- Cancer, sex, and sexuality
- How the male body works sexually
- Keeping your sex life going despite cancer treatment
- Erections and pelvic surgery to treat cancer
- Erections and pelvic radiation therapy
- Erections and chemotherapy
- Erections, desire, and hormone therapy
- Erections and the psychological effects of cancer treatment
- Ejaculation and cancer treatment
- Fertility and cancer treatment
- How common cancer treatments can affect sexuality and fertility
- Dealing with sexual problems
- Dealing with short-term problems
- Finding the cause of problems that appear to be permanent
- When is sexual counseling helpful?
- Is there a pill that will cure sexual problems?
- Is there a way to restore erections if the nerves or blood supply of the penis has been damaged?
- Methods to help with erections
- Can testosterone restore sexual functioning?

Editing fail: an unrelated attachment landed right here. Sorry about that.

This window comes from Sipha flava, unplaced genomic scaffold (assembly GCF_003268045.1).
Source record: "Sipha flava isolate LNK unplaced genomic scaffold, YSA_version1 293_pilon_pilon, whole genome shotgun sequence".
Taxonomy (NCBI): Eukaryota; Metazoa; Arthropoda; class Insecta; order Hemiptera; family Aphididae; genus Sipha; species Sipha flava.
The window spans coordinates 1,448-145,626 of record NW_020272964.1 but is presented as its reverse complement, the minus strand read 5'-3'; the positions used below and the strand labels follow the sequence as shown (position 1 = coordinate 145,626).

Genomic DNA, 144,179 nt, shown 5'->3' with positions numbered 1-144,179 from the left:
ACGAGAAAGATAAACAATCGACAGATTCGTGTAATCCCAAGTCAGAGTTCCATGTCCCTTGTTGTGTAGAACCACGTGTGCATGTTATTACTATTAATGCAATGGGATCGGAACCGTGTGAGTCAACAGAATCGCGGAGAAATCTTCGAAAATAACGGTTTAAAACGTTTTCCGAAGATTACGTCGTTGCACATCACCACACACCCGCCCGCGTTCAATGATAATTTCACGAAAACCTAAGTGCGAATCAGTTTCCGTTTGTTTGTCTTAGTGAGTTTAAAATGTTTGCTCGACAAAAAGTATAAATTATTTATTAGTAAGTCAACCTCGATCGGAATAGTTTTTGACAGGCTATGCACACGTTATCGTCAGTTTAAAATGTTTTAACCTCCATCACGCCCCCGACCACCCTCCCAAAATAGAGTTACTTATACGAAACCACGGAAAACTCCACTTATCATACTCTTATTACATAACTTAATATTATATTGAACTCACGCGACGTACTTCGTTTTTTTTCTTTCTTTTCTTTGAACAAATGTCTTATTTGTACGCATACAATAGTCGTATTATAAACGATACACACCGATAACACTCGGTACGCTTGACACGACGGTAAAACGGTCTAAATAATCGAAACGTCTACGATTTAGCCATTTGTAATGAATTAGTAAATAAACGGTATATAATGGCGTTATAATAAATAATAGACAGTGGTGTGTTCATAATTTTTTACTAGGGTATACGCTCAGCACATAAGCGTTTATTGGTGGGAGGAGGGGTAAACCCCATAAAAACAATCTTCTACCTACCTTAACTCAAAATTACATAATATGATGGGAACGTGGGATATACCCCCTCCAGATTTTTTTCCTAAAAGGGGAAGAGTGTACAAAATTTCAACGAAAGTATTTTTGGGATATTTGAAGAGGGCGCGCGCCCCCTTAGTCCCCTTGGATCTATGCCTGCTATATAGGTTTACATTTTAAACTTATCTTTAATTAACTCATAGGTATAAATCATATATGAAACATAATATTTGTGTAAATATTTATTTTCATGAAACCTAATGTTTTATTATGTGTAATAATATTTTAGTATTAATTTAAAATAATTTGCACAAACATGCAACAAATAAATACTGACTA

- What about herbs or natural cures for erection problems?
- Is there a way to make orgasms as intense as they used to be?
- Special aspects of some cancer treatments
- Feeling good about yourself and feeling good about sex
- Chemotherapy changes the way you look
- Changing negative thoughts
- Overcoming depression
- Dealing with grief and loss
- Rebuilding self-esteem
- Good communication: The key to building a successful sexual relationship
- Overcoming anxiety about sex
- Rekindling sexual interest
- Sexual activity with your partner
- The single man and cancer
- Men who have sex with men
- Frequently asked questions
- Professional help
- About the American Cancer Society
- Additional resources
Can testosterone restore sexual functioning?
In the rare case that a man has a hormone imbalance, testosterone may restore his desire and erections. But hormones are too often used without careful thought. Most men have enough testosterone, even after age 50 or 60. Taking extra hormones will not cure a sexual problem. In fact, it can have serious side effects.
One big problem is that extra testosterone could cause undetected prostate cancer to grow and spread. Men who have had prostate cancer should never take testosterone pills or shots, even if their own hormone levels are low. Testosterone is most helpful as a short-term way to restore sexual desire and erections in men who have damaged testicles from large doses of radiation or chemo. But very few men really need extra hormones.
Last Medical Review: 10/28/2011
Last Revised: 10/28/2011